Thoughts and observations from the 2K Sports Classic in New York City as well as other notes from around the country. Michigan and Duke will meet in the final Friday night at Madison Square Garden (ESPN2, ESPN360, 7 p.m. ET). Southern Illinois and UCLA will play in the consolation game (ESPN2, ESPN360, 5 p.m. ET).
Coach John Beilein employs an unusual and unconventional style on offense and defense, and a style like that requires really good talent. In the Big Ten, there are not many teams that have been able to employ unusual or unconventional styles and win consistently. Beilein has a reputation of "doing more with less," but in the Big Ten he will have to do "more with more" and recruit better players. I believe that he will. But one thing about unconventional styles ... teams in your league get used to that style and learn how to deal with it. The Princeton style took some getting used to in the Big Ten, but teams eventually learned how to guard it effectively. The same is true in the Ivy League. Princeton won not because of the style but because of the quality of the players running it.
• Playing against Michigan's 1-3-1 half-court zone, you have to throw it over the top and attack the baseline. The Wolverines have a small guard on the back line of that defense and opponents have to go after him. And you have to go to the offensive glass because offensive rebounds are available. When Beilein employed the 1-3-1 at West Virginia, Syracuse did just that and also played the unconventional offense of the Mountaineers with a long and athletic 2-3 zone. It would take an extraordinary 3-point shooting night for West Virginia to beat Syracuse then, and it rarely happened. But Orange coach Jim Boeheim is pretty darn smart, and few play the percentages as well as he does.
• UCLA has really good guards, but the Bruins need to improve their frontcourt play. Of course, losing Kevin Love to the NBA was a big deal, but just as big of a deal was losing Luc Richard Mbah a Moute. He was a long, athletic rebounder and defender, and he was particularly adept at stifling double-teams in the post. UCLA is a good team but the Bruins were probably too highly ranked to begin the season. UCLA may get there, but the Bruins still have a lot of developing to do.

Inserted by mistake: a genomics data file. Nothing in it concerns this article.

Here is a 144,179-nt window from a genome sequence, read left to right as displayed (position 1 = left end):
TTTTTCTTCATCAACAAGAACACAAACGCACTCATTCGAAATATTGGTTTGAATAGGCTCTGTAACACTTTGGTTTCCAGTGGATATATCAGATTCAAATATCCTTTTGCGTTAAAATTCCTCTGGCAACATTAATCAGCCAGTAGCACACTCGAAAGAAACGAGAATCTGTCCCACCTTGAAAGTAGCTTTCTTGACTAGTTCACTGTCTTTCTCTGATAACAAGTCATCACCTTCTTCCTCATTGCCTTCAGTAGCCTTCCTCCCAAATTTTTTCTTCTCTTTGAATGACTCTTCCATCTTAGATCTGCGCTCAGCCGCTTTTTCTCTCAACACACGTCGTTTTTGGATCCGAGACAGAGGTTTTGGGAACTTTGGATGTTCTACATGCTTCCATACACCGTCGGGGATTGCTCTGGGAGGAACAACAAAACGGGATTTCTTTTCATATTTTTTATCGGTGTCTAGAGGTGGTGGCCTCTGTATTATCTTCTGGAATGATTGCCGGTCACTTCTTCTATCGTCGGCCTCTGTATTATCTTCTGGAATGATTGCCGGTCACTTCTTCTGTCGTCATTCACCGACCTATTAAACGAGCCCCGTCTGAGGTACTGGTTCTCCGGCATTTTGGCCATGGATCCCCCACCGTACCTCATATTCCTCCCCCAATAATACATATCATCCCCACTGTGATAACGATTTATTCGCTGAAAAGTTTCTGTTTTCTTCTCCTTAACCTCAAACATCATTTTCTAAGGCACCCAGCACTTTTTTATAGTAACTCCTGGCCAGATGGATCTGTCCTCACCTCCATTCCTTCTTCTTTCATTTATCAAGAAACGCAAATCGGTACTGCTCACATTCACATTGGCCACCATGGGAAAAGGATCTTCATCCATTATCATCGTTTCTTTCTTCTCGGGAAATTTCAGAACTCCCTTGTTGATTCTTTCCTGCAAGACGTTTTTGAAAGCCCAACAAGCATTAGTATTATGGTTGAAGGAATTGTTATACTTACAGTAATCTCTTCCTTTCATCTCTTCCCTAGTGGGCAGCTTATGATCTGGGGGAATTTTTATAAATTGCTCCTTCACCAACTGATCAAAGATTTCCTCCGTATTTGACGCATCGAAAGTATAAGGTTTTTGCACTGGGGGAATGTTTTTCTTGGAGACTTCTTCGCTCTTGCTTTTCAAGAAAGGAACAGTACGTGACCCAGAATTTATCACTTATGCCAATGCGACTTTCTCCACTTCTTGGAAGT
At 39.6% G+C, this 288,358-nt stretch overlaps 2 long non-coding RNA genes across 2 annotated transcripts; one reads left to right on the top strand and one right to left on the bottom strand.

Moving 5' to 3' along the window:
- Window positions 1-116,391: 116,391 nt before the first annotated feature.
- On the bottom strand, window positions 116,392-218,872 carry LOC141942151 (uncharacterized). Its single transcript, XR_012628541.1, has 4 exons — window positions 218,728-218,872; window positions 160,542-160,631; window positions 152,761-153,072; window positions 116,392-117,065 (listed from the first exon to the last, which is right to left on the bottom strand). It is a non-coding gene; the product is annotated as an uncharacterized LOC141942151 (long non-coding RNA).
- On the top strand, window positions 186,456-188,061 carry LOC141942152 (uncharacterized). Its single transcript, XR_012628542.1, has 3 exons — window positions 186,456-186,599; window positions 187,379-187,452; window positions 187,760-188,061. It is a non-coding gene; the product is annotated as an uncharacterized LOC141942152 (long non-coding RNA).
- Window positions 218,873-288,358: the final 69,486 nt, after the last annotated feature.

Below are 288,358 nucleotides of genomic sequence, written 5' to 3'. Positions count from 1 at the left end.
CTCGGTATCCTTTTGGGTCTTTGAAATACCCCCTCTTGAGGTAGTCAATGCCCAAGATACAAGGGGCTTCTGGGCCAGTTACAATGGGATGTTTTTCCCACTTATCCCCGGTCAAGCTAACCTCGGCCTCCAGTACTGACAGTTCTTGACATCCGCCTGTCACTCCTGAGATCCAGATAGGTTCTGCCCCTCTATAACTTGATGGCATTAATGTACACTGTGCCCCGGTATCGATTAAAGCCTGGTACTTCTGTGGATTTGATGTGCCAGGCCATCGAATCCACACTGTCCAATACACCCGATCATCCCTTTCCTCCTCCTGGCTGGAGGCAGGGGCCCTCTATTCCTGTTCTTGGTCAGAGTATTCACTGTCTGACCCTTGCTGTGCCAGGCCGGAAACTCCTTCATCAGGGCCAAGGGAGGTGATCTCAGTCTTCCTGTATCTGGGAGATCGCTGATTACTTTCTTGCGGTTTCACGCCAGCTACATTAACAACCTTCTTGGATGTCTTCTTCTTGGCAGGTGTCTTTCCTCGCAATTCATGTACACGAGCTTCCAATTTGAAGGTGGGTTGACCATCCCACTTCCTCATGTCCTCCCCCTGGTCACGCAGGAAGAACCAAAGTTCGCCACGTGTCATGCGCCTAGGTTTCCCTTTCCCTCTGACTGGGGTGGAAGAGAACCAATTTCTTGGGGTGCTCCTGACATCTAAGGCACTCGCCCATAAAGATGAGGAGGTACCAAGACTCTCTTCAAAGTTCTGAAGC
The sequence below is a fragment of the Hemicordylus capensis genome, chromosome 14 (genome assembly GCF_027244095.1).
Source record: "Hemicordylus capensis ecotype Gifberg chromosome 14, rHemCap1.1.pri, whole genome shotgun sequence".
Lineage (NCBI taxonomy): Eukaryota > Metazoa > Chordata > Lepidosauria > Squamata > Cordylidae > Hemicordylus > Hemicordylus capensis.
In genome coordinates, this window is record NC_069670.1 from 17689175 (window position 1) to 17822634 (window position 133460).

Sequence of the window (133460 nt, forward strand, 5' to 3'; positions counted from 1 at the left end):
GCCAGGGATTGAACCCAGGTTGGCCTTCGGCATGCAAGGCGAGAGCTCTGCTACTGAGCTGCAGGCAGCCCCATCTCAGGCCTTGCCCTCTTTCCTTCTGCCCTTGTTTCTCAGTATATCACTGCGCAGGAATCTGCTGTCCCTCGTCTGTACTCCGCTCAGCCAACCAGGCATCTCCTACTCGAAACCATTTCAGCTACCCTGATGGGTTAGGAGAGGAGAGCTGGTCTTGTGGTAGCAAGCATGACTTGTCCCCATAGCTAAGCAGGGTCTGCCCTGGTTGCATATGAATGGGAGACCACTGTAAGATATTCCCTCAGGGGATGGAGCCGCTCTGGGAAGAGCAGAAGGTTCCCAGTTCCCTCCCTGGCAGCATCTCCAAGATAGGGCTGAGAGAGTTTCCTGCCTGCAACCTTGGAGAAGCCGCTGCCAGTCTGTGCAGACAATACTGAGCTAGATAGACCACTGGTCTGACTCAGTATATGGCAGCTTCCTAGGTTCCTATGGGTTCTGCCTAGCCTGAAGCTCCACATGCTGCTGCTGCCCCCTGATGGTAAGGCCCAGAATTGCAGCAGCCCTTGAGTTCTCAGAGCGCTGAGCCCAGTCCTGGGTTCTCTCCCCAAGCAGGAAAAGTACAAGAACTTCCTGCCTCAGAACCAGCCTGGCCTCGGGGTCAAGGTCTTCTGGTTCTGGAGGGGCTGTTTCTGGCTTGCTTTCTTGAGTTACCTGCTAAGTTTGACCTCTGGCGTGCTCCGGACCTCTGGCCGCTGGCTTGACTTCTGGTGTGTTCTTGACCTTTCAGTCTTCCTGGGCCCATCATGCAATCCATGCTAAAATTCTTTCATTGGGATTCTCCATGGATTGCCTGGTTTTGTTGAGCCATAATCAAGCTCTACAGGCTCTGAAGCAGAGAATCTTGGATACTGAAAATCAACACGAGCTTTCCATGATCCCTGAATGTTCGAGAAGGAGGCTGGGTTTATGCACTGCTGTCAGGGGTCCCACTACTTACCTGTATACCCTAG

• The Duke versus Southern Illinois game was the kind of early-season game that college basketball needs. The best majors should be playing some of the best mid-majors. Division I basketball has too many teams, and many big conference teams choose to play some of the bottom teams of Division I instead of playing the top mid-majors. While that is understandable, we need to move away from that way of approaching scheduling.
• If Duke expects to reach the highest level as a team, the Blue Devils have to do two things ... rebound better and guard the dribble. Better rebounding means sending all five guys to the defensive glass. When a team pressures the ball the way Duke does and gets out in passing lanes, boxing out is really difficult. Duke had better find a way on the glass. Guarding the bounce means staying in front and not giving up straight-line drives. Duke plays great team defense, but at times the Blue Devils have to play great individual defense, as well.
• Southern Illinois is one of the best and most disciplined defensive teams I have seen. The Salukis close down shooters better than any other team in the nation. But when I watch SIU or another great defensive team, I always wonder why it is so difficult to have a defensive identity and be a proficient offensive team. Southern Illinois grinds it out on the defensive end, but scoring is a problem for the Salukis. Some teams can balance great offense and great defense, but few teams seem to do both at the very highest level.